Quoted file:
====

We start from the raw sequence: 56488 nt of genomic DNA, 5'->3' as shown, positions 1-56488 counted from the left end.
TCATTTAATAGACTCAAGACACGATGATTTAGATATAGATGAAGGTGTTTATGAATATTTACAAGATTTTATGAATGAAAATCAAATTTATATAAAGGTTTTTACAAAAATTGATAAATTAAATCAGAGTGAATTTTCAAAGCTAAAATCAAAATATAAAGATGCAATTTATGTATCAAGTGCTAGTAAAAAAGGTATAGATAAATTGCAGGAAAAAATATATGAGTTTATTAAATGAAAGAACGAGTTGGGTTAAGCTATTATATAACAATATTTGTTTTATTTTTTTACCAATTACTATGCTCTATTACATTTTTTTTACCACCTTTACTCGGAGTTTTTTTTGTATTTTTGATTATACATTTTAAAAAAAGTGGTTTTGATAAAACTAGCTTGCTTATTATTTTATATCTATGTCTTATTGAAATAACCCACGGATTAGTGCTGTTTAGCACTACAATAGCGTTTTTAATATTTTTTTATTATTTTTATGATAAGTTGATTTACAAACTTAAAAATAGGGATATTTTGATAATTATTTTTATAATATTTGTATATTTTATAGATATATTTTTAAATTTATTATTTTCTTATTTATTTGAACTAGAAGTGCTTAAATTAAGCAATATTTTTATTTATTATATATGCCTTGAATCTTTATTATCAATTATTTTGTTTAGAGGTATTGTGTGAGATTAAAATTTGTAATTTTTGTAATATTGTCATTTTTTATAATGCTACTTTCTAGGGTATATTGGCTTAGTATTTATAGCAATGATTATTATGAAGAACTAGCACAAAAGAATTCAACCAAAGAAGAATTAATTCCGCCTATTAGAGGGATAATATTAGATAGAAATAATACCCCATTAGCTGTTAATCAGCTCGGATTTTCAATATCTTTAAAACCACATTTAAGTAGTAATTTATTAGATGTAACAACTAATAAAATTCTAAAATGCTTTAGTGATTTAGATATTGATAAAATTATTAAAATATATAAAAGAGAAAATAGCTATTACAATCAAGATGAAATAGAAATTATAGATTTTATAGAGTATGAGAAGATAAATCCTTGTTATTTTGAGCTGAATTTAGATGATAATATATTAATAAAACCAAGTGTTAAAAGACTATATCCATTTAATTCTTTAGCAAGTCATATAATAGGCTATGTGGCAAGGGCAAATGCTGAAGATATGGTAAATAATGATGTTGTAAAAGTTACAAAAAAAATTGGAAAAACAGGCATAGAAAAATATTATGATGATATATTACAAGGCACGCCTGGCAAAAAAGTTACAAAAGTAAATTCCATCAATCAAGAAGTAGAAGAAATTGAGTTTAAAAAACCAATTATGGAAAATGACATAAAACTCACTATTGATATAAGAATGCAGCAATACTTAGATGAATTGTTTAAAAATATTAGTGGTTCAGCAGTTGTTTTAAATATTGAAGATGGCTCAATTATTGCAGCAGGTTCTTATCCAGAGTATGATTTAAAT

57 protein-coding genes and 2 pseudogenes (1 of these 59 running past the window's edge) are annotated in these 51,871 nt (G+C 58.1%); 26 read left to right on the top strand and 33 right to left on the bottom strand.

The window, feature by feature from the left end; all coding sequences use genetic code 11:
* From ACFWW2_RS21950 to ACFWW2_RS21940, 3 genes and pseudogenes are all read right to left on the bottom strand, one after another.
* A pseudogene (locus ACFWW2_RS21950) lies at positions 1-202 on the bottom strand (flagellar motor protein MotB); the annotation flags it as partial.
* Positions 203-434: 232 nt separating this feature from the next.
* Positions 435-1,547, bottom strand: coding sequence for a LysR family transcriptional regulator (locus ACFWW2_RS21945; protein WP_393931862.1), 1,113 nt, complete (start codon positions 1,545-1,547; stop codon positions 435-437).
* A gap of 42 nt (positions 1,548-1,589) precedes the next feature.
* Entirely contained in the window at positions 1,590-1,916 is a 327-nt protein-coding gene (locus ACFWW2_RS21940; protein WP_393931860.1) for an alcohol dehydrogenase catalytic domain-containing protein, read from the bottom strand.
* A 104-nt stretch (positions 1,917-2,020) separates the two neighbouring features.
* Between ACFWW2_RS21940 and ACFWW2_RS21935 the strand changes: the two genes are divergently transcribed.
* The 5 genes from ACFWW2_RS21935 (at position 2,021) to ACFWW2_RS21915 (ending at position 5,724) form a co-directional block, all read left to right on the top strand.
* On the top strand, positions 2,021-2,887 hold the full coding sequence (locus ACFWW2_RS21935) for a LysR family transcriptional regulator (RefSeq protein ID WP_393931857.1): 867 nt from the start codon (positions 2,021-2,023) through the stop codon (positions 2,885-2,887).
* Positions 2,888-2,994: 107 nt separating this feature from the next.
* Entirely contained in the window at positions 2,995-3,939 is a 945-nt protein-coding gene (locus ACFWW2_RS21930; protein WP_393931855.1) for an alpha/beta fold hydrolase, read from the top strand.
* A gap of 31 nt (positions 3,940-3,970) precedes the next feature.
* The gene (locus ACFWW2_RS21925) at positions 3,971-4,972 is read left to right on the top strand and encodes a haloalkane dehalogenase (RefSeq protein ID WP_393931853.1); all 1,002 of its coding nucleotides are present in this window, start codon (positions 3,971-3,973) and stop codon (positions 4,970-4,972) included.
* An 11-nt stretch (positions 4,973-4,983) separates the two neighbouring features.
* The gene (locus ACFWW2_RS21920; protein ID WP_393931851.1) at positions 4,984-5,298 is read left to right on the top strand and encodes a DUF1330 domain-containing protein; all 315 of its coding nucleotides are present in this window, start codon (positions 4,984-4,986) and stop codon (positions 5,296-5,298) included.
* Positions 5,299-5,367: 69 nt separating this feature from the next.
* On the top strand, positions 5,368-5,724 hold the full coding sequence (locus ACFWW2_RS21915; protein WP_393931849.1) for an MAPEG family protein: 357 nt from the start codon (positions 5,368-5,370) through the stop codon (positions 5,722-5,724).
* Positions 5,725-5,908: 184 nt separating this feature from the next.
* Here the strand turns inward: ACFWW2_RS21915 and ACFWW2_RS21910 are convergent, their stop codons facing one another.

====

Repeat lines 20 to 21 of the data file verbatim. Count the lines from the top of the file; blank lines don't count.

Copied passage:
* The gene (locus ACFWW2_RS21920; protein ID WP_393931851.1) at positions 4,984-5,298 is read left to right on the top strand and encodes a DUF1330 domain-containing protein; all 315 of its coding nucleotides are present in this window, start codon (positions 4,984-4,986) and stop codon (positions 5,296-5,298) included.
* Positions 5,299-5,367: 69 nt separating this feature from the next.